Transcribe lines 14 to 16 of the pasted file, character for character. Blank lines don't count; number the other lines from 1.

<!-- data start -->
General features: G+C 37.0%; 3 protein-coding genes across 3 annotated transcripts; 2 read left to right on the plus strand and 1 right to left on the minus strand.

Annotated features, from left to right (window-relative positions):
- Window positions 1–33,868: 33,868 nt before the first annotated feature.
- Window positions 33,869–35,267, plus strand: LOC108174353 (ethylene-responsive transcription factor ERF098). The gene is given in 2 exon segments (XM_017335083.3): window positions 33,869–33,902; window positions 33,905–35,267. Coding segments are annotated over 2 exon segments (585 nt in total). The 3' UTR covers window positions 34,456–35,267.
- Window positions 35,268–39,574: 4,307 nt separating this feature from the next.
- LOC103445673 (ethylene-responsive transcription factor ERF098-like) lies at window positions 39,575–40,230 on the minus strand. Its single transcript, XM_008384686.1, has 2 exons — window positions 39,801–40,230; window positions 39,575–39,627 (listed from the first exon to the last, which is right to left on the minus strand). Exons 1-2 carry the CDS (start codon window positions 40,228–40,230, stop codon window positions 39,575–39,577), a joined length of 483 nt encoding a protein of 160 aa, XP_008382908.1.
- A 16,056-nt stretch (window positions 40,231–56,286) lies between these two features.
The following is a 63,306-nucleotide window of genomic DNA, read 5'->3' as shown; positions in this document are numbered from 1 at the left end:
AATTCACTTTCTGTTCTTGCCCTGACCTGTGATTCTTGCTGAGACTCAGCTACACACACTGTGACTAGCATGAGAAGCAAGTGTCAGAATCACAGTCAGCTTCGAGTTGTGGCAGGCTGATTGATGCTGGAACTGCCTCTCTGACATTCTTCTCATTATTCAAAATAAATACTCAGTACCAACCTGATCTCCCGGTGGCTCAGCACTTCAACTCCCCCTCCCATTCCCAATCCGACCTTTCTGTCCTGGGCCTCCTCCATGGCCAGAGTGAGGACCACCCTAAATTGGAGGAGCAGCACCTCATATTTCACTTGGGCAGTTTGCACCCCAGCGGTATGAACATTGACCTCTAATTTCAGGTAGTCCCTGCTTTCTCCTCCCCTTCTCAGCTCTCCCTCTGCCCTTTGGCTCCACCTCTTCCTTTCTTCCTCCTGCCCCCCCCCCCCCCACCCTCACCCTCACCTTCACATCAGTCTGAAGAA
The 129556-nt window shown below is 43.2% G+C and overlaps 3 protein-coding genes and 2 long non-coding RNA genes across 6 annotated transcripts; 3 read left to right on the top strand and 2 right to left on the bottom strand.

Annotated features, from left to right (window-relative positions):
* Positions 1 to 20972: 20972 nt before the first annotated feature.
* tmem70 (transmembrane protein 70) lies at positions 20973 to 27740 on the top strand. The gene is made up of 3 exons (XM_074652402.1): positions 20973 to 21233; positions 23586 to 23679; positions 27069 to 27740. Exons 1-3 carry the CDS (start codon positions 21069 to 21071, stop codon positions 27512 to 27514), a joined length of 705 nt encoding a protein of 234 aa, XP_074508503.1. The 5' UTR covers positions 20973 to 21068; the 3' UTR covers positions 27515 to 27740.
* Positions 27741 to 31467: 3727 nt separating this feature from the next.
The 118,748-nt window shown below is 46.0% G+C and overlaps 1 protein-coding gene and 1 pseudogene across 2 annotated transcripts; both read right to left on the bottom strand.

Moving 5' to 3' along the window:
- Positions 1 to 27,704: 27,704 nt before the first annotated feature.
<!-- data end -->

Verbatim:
* Positions 27741 to 31467: 3727 nt separating this feature from the next.
The 118,748-nt window shown below is 46.0% G+C and overlaps 1 protein-coding gene and 1 pseudogene across 2 annotated transcripts; both read right to left on the bottom strand.

Moving 5' to 3' along the window: